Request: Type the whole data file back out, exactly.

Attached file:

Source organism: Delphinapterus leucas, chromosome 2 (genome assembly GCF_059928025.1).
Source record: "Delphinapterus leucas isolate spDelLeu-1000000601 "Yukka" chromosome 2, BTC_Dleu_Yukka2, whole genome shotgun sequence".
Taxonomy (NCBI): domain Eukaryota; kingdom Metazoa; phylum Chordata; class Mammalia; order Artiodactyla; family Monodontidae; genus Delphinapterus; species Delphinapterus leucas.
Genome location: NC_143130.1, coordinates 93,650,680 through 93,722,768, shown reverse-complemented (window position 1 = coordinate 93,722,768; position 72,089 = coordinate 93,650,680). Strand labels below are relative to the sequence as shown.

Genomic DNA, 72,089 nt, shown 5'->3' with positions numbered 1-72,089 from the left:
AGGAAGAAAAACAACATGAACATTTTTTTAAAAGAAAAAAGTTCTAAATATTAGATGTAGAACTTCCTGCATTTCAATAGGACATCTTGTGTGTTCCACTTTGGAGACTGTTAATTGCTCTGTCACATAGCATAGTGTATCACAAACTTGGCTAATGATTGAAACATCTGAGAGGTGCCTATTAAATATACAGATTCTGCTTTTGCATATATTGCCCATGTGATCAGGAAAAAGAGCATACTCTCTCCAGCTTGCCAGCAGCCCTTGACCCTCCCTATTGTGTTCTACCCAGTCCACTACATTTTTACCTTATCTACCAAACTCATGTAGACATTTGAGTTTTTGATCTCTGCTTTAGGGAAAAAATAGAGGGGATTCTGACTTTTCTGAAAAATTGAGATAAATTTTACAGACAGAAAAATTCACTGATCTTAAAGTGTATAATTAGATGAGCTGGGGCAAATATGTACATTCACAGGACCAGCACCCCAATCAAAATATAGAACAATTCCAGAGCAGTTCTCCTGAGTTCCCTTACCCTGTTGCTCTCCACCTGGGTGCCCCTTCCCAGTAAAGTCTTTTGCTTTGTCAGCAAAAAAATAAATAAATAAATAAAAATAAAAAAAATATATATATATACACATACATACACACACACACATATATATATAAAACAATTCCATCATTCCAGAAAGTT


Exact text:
Source organism: Delphinapterus leucas, chromosome 2 (genome assembly GCF_059928025.1).
Source record: "Delphinapterus leucas isolate spDelLeu-1000000601 "Yukka" chromosome 2, BTC_Dleu_Yukka2, whole genome shotgun sequence".
Taxonomy (NCBI): domain Eukaryota; kingdom Metazoa; phylum Chordata; class Mammalia; order Artiodactyla; family Monodontidae; genus Delphinapterus; species Delphinapterus leucas.
Genome location: NC_143130.1, coordinates 93,650,680 through 93,722,768, shown reverse-complemented (window position 1 = coordinate 93,722,768; position 72,089 = coordinate 93,650,680). Strand labels below are relative to the sequence as shown.

Genomic DNA, 72,089 nt, shown 5'->3' with positions numbered 1-72,089 from the left:
AGGAAGAAAAACAACATGAACATTTTTTTAAAAGAAAAAAGTTCTAAATATTAGATGTAGAACTTCCTGCATTTCAATAGGACATCTTGTGTGTTCCACTTTGGAGACTGTTAATTGCTCTGTCACATAGCATAGTGTATCACAAACTTGGCTAATGATTGAAACATCTGAGAGGTGCCTATTAAATATACAGATTCTGCTTTTGCATATATTGCCCATGTGATCAGGAAAAAGAGCATACTCTCTCCAGCTTGCCAGCAGCCCTTGACCCTCCCTATTGTGTTCTACCCAGTCCACTACATTTTTACCTTATCTACCAAACTCATGTAGACATTTGAGTTTTTGATCTCTGCTTTAGGGAAAAAATAGAGGGGATTCTGACTTTTCTGAAAAATTGAGATAAATTTTACAGACAGAAAAATTCACTGATCTTAAAGTGTATAATTAGATGAGCTGGGGCAAATATGTACATTCACAGGACCAGCACCCCAATCAAAATATAGAACAATTCCAGAGCAGTTCTCCTGAGTTCCCTTACCCTGTTGCTCTCCACCTGGGTGCCCCTTCCCAGTAAAGTCTTTTGCTTTGTCAGCAAAAAAATAAATAAATAAATAAAAATAAAAAAAATATATATATATACACATACATACACACACACACATATATATATAAAACAATTCCATCATTCCAGAAAGTT